Way back when I was a teenager running the English Schools’ Cross Country Championships, we had a very talented athlete on our team who didn’t ride the team bus with us to the meet. The reason for this was because the previous year, when he did ride the team bus, he had been selected for post-race drug testing but was unable to produce a sample. When it came time for the team bus to leave and he still hadn’t managed to pee, he was forced to ride in the drug van behind the team bus until said sample was provided. So the following year his parents decided to drive him to avoid a repeat installment.
The English Schools’ Cross Country was my first foray into drug-testing at a race. Needless to say I wasn’t in any danger of being tested, as far back in the field as I finished, but I did have to provide a doctor’s note for a prescription I was taking at the time. This was required for any medications any of us were taking.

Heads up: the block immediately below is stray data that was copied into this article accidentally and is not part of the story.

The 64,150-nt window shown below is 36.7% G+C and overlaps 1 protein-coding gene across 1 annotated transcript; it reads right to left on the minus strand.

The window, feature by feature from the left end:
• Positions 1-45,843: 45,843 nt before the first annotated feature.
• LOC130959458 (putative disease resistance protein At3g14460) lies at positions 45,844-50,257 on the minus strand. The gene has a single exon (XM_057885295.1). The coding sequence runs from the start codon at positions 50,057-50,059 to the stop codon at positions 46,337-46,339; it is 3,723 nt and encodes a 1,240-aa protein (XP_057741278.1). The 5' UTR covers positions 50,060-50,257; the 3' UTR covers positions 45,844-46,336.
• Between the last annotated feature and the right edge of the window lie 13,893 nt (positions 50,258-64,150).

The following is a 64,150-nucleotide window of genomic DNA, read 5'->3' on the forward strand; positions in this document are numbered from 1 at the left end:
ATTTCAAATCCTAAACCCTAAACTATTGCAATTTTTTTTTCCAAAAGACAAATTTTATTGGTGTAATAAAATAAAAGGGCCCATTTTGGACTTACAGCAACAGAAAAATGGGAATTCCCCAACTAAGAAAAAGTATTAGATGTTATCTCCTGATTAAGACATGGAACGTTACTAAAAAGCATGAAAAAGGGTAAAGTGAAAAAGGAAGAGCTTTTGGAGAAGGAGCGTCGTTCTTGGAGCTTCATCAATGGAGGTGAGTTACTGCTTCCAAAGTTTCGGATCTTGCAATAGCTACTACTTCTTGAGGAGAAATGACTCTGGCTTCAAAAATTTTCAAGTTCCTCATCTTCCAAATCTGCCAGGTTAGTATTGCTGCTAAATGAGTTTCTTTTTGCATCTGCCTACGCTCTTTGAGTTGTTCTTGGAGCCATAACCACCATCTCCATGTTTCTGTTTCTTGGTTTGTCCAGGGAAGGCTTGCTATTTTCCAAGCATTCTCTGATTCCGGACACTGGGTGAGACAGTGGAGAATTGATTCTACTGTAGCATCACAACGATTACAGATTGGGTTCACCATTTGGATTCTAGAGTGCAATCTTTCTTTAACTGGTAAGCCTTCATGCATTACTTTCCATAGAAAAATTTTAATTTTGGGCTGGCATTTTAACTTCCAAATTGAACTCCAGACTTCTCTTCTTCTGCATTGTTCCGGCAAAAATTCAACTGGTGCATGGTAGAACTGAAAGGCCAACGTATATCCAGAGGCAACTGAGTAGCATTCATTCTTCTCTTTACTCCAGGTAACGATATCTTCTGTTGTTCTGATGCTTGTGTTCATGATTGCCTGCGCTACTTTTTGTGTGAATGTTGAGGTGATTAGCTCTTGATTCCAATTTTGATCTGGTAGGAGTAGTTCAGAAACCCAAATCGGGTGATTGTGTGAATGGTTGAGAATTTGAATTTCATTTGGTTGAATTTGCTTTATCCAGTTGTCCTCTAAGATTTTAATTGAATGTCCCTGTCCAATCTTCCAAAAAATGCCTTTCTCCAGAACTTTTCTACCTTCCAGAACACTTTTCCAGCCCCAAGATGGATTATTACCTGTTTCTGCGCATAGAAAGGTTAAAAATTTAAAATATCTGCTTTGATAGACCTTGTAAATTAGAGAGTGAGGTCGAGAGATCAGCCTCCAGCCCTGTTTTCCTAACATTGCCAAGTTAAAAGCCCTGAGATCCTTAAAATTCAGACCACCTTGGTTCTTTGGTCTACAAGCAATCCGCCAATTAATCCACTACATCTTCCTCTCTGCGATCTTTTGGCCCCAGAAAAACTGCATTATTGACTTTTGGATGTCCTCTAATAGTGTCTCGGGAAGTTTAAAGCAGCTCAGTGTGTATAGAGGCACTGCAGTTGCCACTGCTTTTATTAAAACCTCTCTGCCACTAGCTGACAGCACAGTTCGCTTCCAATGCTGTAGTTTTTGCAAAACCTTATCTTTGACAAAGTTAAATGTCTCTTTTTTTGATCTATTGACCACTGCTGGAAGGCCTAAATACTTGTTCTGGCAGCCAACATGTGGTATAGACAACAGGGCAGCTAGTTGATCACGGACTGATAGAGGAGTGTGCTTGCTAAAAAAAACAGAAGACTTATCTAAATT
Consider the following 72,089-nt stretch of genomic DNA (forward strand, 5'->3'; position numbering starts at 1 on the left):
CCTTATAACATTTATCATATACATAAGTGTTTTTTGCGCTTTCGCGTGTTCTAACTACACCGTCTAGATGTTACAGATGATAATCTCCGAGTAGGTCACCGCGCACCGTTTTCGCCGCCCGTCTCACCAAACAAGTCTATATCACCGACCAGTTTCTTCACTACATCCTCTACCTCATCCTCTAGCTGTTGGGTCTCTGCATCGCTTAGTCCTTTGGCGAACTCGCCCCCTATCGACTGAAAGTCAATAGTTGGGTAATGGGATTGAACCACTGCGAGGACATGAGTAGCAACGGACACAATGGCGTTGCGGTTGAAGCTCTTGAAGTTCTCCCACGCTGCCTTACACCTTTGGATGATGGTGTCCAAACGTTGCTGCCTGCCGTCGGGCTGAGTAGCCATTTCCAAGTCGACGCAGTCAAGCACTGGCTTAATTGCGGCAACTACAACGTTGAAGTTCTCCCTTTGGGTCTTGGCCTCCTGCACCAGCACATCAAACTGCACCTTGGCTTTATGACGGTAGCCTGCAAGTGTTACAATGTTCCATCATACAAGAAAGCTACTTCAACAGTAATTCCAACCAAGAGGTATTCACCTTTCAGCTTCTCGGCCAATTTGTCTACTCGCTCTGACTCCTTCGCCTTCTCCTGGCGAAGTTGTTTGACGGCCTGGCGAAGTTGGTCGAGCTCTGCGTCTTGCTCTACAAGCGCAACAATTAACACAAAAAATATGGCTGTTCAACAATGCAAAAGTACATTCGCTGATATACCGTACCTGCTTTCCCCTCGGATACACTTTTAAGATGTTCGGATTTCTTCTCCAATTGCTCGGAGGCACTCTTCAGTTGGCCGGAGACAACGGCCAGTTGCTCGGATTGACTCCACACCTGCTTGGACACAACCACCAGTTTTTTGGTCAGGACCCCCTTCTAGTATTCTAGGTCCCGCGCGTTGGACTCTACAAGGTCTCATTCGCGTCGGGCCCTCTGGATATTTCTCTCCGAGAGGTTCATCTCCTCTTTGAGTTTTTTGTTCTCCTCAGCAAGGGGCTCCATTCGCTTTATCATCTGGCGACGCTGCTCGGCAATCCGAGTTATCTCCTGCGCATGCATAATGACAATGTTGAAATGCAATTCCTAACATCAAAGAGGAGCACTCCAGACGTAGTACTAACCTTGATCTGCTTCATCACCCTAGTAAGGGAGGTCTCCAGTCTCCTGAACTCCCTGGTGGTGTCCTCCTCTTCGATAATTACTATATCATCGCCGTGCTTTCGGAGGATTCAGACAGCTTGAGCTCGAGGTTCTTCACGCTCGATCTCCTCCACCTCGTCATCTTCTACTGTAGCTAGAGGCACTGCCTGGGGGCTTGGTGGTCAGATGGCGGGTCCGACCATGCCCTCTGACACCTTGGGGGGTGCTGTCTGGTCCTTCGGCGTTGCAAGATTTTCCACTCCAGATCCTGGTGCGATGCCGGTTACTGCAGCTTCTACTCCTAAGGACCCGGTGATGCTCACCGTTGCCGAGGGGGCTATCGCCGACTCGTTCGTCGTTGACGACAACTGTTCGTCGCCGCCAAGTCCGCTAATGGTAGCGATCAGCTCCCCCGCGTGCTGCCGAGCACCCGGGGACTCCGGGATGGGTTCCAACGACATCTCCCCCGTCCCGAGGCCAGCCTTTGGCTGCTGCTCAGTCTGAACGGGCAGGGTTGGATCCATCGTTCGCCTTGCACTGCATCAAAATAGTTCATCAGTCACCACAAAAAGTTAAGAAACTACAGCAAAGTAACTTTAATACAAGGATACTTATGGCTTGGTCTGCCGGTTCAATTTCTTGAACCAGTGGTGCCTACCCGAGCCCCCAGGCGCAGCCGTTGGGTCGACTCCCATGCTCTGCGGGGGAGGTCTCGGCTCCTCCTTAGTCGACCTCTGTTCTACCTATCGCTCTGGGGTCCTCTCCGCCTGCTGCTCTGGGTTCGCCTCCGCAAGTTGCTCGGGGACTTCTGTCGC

Fast-forward exactly 20 years and travel 3000 miles. I arrived in Virginia Beach for the Shamrock marathon….and discovered that spring had sprung earlier than in my adopted home of Northern Virginia and the Cherry Blossoms were in full bloom. No sooner had I stepped out of the car than I started sneezing. My allergies rapidly worsened to the point where my eyes were so itchy and streaming I couldn’t wear my contacts and I was so congested I could hardly breathe. The morning before race day, I dragged myself to the nearest drugstore in search of whatever meds would alleviate my symptoms. The pharmacy was closed and so I was forced to buy some over-the-counter meds. Turned out the pharmacy’s closure was a good thing, because in my histamine haze I probably would have taken as much pseudoephedrine as possible and not only potentially screwed up my marathon but would also have been under the influence of a banned substance.
Granted, I was not fast enough to be tested, and probably could have protested if I had, but there’s a reason that a stimulant such as psuedoephedrine is banned, and I wouldn’t want to think that my BQ had anything to do with taking a performance-enhancing drug. For once, I was glad the pharmacy was closed.